- Bruce Levine, Chicago baseball beat reporter
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DETROIT -- Many baseball people are looking at Chris Sale's coming of age in September as the ultimate test of the Chicago White Sox left-hander's young career. To the 23-year-old’s credit, he chooses to ignore all the hype that goes along with the pressure of a pennant race.
“We have to go out there like they are any other game,” Sale said. “This series (versus the Detroit Tigers) is what it is, but there is still some baseball left after this one.”
The White Sox are in a minor funk, entering the last game of a road trip in which they so far have lost five of six games. Like all aces of the past, the big boys like Sale and Jake Peavy are supposed to be the stoppers of long losing streaks.
“I don’t pitch for myself,” Sale said. “I go out and pitch for our guys. I compete for this team. If you set your own standards, they might not go the way you want them to throughout the course of a game. The main goal is keep your head on tight and go with the flow of that game.”
The Sox have been cautious with Sale’s innings in his first year as a starter, but it is not known if Sale will be shut down again this month. The smart money says he will be skipped for one start sometime before the end of September.
Pitching coach Don Cooper told beat reporters last week that there is no plan to stop Sale from making the rest of his starts. Other sources insist that with the promising young pitcher moving into uncharted waters, each start and segment of starts will be looked at to determine if another rest is necessary before October.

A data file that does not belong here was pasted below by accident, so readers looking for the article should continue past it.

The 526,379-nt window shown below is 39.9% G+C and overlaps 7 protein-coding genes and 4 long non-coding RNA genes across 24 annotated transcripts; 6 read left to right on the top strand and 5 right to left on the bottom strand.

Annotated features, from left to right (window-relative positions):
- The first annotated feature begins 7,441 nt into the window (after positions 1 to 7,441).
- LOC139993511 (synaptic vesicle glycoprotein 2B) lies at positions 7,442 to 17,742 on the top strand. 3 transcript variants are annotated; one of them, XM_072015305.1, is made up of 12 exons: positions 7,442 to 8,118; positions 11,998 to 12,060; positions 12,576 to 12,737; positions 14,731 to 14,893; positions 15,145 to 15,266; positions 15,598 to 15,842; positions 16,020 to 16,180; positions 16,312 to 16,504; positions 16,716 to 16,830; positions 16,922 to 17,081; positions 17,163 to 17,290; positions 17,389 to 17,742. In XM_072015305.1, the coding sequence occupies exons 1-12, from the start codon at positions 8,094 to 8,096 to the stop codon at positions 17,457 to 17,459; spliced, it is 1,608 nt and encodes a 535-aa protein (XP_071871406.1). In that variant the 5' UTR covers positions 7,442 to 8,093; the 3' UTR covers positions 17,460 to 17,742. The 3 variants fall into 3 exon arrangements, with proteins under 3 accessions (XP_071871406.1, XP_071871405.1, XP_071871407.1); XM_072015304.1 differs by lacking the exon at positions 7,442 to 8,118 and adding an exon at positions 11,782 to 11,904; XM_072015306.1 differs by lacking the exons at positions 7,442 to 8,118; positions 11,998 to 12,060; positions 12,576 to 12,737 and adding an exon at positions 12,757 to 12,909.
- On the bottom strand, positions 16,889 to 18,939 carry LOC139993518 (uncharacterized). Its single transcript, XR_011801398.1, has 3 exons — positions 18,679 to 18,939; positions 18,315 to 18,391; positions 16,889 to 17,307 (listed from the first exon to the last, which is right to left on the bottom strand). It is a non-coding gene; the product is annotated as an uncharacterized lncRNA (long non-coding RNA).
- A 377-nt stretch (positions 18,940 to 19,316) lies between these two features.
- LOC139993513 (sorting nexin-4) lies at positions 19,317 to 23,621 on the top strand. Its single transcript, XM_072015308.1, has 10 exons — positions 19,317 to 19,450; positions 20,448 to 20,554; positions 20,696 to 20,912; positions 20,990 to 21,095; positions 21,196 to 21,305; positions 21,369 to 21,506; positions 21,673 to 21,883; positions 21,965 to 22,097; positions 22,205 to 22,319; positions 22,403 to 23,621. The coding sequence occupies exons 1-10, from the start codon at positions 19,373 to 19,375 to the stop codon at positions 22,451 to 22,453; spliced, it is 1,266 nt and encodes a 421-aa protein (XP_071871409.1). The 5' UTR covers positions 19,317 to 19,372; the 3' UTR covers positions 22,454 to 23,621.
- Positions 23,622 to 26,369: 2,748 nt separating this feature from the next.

Entering Sunday’s start against Detroit, Sale has already amassed 157 innings pitched. He threw just 71 innings in 2011 out of the Sox bullpen and he threw a total of 104 innings combined during 2010 and 2011.
Sale has shown he can step up his game after losses, putting up big strikeout totals.
“I guess I have (amped it up),” Sale said. “You never want to go into a skid or anything like it. Every time I go out and get beat, I feel like I have to be much better next time out. That is something I have strived to do every time out -- to leave it all out there.”
Before Sunday’s big matchup with Justin Verlander, Sale was 0-2 with a 6.00 ERA against Detroit in 2012. He is doing his best not to get caught up in the media hype of pitching matchups determining results.
“I do my best not to,” Sale said. “For me it is just another game. That is the way I am looking at it. When you start putting (big-game) tags on them and giving them their own category, then you try to be too good. I just stick to my game plan and pitch like it is just another game.”
Sale is 7-3 with a 3.86 ERA on the road in 2012 but is just 3-3 with a 5.24 ERA in his last seven road starts.
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19hRandy Jennings, Special to ESPN.com